One of the most exciting engagement celebrations in the life of an Israeli couple is the Henna ceremony! It’s a custom celebrated by Sephardi Jews which signifies the transition of a couple from a single to married life. This is expressed through unique food, sweets, oriental attire and music. If this is news to you, then… get your oriental on! It’s time you get closely acquainted with the most colorful celebration in Israel.
The henna is an informal celebration that originated from Eastern and North African traditions. Depending on the geographic region, it differs in styles and symbolism which eventually became inseparable of Jewish Mizrahi traditions. The henna used to take place the night before the wedding at the bride’s house, after dipping in the Mikveh. It used to be a small gathering that marked the coming of age of a bride who’s about to assume the responsibility of a wife.
In Indian cultures, the henna ceremony signifies a joyous parting of a daughter from her mother’s nest. Similarly, in Moroccan tradition, the henna is an event that’s meant to celebrate the bride with song and dance as she welcomes her new life as a married woman. In Yemen culture, the henna was meant to unite the couple’s families at the before the official union of souls. Traditionally, the henna ceremony was an intimate event with only close family and some community members. In Israel today, however, the personality of this ancient tradition turned into an excessive celebration of color, music, and abundance of ethnic foods.
The henna today is planned a week or two before the wedding. As opposed to the past, sometimes the henna can reach the capacity of a wedding. And the energies of the night are high! The core of the celebration lies in the symbolism of traditional elements such as sweet goods, colorful oriental attire, spicy foods, dancing to traditional music, and exaggerated jewelry.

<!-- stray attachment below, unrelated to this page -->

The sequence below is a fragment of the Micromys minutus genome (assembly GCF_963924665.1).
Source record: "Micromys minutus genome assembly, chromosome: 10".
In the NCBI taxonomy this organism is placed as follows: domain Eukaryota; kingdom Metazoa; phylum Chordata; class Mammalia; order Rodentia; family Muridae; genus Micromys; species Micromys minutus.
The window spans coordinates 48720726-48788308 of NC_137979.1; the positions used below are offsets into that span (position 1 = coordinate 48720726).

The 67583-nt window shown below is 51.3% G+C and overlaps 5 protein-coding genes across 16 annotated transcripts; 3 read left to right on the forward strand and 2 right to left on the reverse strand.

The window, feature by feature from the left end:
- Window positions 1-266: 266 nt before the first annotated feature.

Throughout the henna party, the couple changes their clothes to different outfits, one more extravagant than the other. The oriental dresses are typically made of bright and colorful fabrics, embroidered with gold or silver, and set with stones and gems. The flashy attire gives the bride and groom a look of royalty. Sometimes they will enter the dance floor carried high on an upholstered ottoman– like a king and queen! As part of the ‘royal entrance’, guests would change their clothes to similar traditional attire as well (but not as fancy 🙂 ).
As some of the dancing subside, the couple is ushered into an embroidered tent, with lamps, throw-pillows and padded Middle Eastern armchairs. There the couple sits on their designated seats when the gift ceremony begins. Depending on the culture, the couple is gifted with jewelry, typically from gold. At that point, the henna smearing commences. The henna paste is a brown and flowery-scented substance made from the henna plant. It’s applied on the palm of your hand in a round shape which symbolizes good luck and affluence.
The henna ceremony is an exceptionally special and unique event for Sephardic Jews. Some would say the word ‘Henna’ in Hebrew is an acronym for Halla, Nidah, and Candle lighting; the three mitzvot a woman is obligated to undertake as she becomes a wife. Even though each ethnic group has different styles, they all celebrate the same blessings of abundance, prosperity, fertility, and successful married life. With all the ceremonial symbolism and traditional elements, the henna celebration is a once in a lifetime experience. Just as much as the wedding day to follow.